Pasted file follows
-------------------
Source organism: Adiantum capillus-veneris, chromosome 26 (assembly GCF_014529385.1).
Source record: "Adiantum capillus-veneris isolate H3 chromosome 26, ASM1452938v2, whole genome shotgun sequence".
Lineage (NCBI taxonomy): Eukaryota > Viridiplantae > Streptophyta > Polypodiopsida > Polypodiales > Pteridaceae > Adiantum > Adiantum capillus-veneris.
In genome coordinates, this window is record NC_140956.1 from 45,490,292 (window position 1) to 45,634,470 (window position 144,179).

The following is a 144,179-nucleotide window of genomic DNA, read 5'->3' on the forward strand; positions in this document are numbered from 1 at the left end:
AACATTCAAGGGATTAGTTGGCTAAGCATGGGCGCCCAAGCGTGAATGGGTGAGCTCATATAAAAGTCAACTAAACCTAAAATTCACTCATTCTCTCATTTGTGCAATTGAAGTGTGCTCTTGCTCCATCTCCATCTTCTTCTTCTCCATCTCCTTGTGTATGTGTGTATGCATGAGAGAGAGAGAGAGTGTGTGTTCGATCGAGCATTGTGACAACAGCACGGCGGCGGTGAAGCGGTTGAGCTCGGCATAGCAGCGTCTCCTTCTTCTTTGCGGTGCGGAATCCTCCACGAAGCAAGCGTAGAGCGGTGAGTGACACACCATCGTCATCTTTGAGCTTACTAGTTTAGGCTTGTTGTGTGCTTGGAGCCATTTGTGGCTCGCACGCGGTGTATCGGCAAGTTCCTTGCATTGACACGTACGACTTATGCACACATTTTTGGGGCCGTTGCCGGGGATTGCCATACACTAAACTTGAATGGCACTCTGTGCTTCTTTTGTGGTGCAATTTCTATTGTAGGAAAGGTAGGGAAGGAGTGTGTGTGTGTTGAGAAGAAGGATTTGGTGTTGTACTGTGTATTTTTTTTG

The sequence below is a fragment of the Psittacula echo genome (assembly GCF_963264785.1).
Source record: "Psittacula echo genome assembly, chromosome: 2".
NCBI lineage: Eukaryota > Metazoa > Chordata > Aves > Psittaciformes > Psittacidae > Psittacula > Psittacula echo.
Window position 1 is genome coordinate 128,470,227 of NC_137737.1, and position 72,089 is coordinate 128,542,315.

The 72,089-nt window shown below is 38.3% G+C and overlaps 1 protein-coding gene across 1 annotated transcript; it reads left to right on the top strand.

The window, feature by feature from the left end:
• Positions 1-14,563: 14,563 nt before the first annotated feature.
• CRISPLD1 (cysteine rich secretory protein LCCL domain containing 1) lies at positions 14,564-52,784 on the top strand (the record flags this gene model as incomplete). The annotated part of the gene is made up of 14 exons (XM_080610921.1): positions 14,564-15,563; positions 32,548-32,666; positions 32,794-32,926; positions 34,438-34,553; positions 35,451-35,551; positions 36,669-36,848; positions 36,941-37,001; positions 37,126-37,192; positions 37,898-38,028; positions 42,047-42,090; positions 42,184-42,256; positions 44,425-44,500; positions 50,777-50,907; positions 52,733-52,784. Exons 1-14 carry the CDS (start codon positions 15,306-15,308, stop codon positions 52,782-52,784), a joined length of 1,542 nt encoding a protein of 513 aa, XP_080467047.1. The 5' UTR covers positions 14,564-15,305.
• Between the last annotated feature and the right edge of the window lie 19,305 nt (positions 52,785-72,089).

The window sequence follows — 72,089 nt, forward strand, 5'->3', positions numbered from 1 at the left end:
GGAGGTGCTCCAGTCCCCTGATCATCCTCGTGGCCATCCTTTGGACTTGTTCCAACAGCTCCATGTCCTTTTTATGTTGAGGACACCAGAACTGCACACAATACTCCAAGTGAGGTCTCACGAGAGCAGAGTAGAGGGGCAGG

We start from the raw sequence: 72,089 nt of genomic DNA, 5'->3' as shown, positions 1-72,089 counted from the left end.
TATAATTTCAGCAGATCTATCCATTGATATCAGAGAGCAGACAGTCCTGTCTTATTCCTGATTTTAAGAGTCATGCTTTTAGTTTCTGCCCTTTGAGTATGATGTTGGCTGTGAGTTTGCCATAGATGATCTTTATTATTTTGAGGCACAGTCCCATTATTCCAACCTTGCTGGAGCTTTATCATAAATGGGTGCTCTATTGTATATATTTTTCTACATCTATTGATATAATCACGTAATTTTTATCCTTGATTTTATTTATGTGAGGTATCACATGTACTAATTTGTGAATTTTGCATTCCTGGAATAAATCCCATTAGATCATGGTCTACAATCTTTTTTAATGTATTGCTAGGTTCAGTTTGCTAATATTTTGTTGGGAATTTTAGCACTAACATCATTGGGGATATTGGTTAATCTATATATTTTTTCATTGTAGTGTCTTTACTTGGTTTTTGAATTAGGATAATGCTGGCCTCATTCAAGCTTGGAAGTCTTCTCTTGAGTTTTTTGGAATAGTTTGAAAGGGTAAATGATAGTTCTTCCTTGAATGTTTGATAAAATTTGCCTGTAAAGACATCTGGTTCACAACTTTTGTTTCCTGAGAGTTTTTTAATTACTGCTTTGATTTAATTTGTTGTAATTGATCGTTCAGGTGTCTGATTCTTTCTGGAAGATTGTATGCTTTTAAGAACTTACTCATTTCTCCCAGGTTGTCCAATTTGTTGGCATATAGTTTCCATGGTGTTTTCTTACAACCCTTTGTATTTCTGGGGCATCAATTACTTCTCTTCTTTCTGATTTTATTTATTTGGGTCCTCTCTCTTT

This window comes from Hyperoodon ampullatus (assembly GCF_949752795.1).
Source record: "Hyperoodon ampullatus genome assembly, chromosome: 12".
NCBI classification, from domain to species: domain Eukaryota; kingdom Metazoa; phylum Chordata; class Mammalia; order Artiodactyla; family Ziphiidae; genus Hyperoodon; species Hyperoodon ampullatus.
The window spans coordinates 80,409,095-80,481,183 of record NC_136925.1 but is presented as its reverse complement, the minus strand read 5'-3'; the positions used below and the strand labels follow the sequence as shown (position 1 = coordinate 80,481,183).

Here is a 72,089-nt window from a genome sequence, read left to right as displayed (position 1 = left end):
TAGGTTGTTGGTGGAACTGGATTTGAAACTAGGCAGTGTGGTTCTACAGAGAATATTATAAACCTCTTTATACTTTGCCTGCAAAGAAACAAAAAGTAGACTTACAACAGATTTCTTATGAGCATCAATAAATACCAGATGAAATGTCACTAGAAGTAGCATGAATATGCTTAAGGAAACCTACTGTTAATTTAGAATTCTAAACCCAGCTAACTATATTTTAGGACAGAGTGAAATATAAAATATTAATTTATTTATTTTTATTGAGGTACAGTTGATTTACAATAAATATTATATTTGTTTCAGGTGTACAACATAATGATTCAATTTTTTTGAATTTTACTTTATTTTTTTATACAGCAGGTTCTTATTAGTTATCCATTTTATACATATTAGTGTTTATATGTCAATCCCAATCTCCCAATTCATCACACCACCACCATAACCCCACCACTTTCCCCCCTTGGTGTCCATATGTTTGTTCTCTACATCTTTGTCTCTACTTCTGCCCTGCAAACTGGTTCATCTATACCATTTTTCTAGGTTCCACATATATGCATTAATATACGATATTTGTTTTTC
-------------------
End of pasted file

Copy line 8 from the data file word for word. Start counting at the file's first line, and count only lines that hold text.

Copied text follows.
Source record: "Psittacula echo genome assembly, chromosome: 2".